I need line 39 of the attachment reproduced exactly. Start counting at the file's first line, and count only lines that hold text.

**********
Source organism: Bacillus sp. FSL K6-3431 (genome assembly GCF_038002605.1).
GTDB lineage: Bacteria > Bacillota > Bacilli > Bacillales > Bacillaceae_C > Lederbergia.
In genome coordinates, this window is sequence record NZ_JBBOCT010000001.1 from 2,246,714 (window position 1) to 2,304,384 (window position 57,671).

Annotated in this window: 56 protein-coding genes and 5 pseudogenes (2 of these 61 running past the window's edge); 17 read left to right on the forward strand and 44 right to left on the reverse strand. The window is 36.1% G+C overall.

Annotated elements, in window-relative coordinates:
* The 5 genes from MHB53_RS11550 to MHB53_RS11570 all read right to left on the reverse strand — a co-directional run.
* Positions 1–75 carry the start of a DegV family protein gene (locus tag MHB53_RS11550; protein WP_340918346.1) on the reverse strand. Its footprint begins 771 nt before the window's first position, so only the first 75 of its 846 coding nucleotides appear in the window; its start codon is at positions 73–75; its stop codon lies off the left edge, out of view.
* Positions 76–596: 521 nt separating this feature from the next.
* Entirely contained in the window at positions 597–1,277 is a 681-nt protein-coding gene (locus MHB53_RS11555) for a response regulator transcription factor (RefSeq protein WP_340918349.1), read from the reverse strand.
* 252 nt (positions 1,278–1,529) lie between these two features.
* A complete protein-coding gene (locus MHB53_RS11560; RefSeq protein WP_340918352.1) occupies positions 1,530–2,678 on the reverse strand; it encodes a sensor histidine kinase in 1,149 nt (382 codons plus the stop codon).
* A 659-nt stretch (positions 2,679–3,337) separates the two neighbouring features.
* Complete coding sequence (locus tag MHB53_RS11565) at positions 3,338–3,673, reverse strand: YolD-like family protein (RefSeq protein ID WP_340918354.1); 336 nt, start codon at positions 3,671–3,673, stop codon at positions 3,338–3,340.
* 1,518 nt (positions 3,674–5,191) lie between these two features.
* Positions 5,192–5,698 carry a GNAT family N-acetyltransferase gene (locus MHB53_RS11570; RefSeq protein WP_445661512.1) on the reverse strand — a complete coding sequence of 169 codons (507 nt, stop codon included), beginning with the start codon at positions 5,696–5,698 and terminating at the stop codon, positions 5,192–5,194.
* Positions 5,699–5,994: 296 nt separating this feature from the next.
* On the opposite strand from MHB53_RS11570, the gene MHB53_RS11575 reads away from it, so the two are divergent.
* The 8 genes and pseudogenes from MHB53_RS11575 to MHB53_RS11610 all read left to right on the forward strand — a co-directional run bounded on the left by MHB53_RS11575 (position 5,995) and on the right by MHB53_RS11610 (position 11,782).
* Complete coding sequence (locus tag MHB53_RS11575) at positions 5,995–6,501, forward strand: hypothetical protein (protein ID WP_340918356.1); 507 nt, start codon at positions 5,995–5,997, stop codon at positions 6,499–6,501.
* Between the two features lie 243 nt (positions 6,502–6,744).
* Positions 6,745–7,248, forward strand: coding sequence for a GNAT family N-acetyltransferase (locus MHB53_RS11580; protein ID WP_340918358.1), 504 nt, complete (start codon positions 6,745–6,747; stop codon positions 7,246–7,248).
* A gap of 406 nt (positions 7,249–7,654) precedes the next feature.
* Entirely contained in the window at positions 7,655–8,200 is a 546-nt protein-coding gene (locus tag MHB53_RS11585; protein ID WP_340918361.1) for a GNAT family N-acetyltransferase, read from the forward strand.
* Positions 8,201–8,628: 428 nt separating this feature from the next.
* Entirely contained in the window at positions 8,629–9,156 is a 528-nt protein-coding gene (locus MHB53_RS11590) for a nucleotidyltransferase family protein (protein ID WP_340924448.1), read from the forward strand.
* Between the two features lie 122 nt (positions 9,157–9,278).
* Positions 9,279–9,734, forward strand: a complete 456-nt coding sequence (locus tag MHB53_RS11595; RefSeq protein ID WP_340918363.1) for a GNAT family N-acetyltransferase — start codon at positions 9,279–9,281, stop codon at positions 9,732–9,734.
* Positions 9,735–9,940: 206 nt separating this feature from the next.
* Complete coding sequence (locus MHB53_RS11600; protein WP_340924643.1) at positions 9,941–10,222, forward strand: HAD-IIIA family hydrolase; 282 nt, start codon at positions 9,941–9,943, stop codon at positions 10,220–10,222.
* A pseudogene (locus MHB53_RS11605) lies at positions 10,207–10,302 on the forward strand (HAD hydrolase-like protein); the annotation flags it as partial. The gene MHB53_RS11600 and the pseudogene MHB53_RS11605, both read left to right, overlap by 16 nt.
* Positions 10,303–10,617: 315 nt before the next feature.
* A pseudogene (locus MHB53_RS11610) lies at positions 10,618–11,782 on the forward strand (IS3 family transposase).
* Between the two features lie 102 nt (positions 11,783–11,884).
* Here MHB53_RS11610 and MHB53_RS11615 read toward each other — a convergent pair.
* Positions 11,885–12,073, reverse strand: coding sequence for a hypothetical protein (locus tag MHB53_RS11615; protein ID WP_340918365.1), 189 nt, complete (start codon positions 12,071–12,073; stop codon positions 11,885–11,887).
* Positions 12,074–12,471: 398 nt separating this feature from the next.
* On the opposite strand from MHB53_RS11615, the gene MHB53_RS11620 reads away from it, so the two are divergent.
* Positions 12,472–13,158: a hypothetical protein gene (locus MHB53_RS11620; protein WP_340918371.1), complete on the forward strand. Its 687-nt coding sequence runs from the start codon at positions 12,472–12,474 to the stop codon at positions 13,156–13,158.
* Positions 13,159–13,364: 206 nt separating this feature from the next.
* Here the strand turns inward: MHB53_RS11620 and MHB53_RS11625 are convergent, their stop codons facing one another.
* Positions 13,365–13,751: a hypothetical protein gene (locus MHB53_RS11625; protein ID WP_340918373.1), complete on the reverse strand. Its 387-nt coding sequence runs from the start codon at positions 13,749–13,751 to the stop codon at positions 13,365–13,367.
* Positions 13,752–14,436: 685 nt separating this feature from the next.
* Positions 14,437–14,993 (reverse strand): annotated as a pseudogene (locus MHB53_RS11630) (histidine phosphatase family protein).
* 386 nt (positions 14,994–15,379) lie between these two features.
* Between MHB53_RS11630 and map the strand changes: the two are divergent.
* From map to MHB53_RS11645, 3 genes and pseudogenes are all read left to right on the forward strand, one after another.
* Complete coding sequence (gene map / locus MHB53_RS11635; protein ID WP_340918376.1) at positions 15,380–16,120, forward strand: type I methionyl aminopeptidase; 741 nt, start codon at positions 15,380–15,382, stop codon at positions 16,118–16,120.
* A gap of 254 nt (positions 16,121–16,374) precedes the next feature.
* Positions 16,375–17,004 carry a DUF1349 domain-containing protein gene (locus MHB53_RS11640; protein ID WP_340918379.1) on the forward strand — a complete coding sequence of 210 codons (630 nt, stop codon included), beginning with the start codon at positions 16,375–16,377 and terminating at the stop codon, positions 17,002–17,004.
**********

* Positions 13,159–13,364: 206 nt separating this feature from the next.